Hailing from Spring Green, Wisconsin, two enterprising siblings known simply as Ringbrothers have double-handedly re-tooled the approach to building radically altered street machines from the muscle car era. This effort was constructed to demonstrate show car workmanship with all-out handling prowess.

The biographical info for these brothers contains references like, "affinity for muscle cars and off-the-hook creativity." But as they strive to achieve unparalleled design, execution, and performance, Mike and Jim Ring continue to raise the bar. The ultimate goal is to produce a finely crafted machine, where key elements blend in harmony, but speak softly to the appreciative admirer, as opposed to components that sparkle and shout their presence. One of the first things Jim told us: "We don't exactly follow any rules with the cars we build. I figure, if you like it, fine. But if you don't, that's OK, too."

You probably remember "Afterburner," that graced our September '10 cover. Other projects include back-to-back ('07 and '08) Goodguys Street Machine of the Year winners "Reactor" and "Razor," which by sheer mention alone conjure impressions that are anything but tame.

As shown here, Ringbrothers creations exude a muscular road-race style, backed by ample performance attributes to match. That's as it should be, since today's enthusiasts demand brute power to back up the visible modifications and platform enhancements. Nonetheless, most car owners who commission projects like this don't really want to see their cars driven hard in order to prove they're road worthy. That's why Mike and Jim decided to take this project on themselves, with assistance from an admirable list of sponsors.

Following the design stage with renderings by Sean Smith, the challenge of fabricating this cruiser, dubbed "Bailout," commenced. Jim told us: "The donor car was gorgeous, and it really was a shame to cut it up. There wasn't a speck of rust on it and the floor was perfect. Basically, what we used was the main structure, the outer rockers, and the quarter skins. Everything else from the cowl to the taillight pans and everything between the rockers was removed."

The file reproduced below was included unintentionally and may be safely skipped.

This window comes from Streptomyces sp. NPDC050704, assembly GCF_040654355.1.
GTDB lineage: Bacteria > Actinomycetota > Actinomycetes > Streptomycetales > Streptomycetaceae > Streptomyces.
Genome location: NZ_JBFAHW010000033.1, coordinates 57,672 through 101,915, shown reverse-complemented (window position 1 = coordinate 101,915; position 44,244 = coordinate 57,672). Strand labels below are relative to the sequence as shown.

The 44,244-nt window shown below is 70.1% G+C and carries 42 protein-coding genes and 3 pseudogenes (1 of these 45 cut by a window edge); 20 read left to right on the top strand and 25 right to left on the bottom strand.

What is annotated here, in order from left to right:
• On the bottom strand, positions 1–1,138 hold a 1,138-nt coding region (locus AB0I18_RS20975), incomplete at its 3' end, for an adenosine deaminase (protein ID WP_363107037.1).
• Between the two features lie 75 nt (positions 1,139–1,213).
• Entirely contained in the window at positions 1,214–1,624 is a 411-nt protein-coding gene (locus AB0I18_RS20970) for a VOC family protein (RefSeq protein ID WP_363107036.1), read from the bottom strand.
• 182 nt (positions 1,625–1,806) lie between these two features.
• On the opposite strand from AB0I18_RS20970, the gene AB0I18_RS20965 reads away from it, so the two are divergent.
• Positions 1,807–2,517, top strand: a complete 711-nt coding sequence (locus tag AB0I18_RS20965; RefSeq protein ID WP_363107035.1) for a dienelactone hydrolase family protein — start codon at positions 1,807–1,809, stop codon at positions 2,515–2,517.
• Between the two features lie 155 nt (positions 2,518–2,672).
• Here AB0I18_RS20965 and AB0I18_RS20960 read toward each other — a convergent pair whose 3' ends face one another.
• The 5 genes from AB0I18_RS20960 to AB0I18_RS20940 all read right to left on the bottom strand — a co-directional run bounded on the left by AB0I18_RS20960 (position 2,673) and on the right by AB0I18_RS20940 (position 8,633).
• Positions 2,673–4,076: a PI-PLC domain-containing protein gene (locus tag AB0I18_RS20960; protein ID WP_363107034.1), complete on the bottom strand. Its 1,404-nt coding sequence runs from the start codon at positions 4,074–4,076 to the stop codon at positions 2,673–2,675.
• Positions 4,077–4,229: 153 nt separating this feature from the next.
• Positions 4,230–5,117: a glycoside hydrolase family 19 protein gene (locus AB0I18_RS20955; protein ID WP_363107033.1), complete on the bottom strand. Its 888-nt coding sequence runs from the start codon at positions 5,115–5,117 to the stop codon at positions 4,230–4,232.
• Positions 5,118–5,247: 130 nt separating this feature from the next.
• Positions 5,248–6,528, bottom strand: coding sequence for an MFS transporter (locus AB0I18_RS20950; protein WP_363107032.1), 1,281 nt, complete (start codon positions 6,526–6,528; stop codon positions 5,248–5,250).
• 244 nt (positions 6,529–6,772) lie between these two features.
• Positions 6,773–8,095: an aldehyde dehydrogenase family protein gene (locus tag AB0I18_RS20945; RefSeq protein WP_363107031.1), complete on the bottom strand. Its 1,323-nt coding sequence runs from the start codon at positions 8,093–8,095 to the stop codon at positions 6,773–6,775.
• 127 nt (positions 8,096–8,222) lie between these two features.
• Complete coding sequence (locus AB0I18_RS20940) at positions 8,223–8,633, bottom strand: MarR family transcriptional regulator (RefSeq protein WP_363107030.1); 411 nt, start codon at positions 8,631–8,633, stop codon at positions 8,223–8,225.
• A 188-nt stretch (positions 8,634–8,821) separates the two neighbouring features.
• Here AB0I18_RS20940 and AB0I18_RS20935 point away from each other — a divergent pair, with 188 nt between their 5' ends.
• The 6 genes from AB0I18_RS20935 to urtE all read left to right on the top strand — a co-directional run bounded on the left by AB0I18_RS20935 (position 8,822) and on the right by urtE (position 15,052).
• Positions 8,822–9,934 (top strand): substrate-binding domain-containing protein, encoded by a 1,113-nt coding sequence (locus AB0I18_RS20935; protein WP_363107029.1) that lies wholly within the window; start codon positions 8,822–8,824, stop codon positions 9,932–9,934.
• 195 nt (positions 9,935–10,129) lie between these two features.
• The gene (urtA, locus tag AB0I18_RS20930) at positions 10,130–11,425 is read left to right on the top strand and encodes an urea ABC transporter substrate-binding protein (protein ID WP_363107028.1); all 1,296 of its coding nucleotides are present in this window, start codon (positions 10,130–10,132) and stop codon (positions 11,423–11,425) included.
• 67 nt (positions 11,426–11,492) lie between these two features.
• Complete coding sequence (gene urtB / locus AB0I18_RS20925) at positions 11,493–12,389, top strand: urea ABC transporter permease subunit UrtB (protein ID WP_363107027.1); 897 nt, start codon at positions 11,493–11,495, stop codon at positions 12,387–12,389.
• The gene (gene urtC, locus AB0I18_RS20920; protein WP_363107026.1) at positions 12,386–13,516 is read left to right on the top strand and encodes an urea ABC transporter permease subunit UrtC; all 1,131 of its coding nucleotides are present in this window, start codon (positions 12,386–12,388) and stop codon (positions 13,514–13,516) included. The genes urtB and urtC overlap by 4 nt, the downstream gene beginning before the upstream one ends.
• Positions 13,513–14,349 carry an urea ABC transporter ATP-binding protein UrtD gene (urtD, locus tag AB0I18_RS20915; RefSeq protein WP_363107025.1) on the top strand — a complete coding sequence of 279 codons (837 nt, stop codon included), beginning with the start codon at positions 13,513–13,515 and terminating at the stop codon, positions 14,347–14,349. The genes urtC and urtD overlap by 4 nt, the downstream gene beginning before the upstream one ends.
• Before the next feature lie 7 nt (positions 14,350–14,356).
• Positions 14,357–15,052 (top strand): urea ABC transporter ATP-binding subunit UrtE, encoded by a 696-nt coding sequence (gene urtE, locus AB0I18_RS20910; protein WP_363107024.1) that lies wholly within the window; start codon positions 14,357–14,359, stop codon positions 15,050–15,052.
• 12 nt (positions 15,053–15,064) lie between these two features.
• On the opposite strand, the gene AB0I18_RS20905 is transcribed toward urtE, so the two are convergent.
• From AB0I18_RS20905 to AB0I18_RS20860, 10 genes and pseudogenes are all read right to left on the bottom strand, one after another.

Starting up front, Keith Craft Performance Engines developed the horsepower combination, using a Dart 351 block stroked to 427 inches. It produces 602 hp with 600 lb-ft of torque, and is protected by Royal Purple lubricants. It was initially started using Royal Purple Break-In oil and later was switched to XRP 5W30. Companion systems, including the transmission, differential, and power steering reservoir, contain Royal Purple's Synchromax, Max Gear, and Max Gear H.P. brands, respectively. Now, while many builders choose electronic fuel injection these days, this capable performer remains true to its old-school roots. Jim commented: "Our feeling is you can't get the same throaty exhaust bark with injection like you can with a carburetor, so it just seemed natural to go that route." As he works the throttle, Jim gets up to speed shifting a six-speed Tremec T56 transmission that came as a complete package from American Powertrain.

To aid balance, the engine is set back 6 inches, which puts the rear edges of the valve covers under the cowl. Jim pointed out some difficulty in using a front-sump oil pan, along with a NASCAR-style Woodward front-mounted steering rack, but one of his jobs is to create solutions so everything works. All along, the primary goal for this Mustang was to make it handle like no tomorrow. In part, that was achieved using highly modified '70 Mustang spindles with the steering arms relocated forward. This was accomplished while keeping the Ackerman principle correct, and optimizing steering geometry while reducing tire scrub and wear. The spindles were also moved up an inch to give the car a more sinister ride height.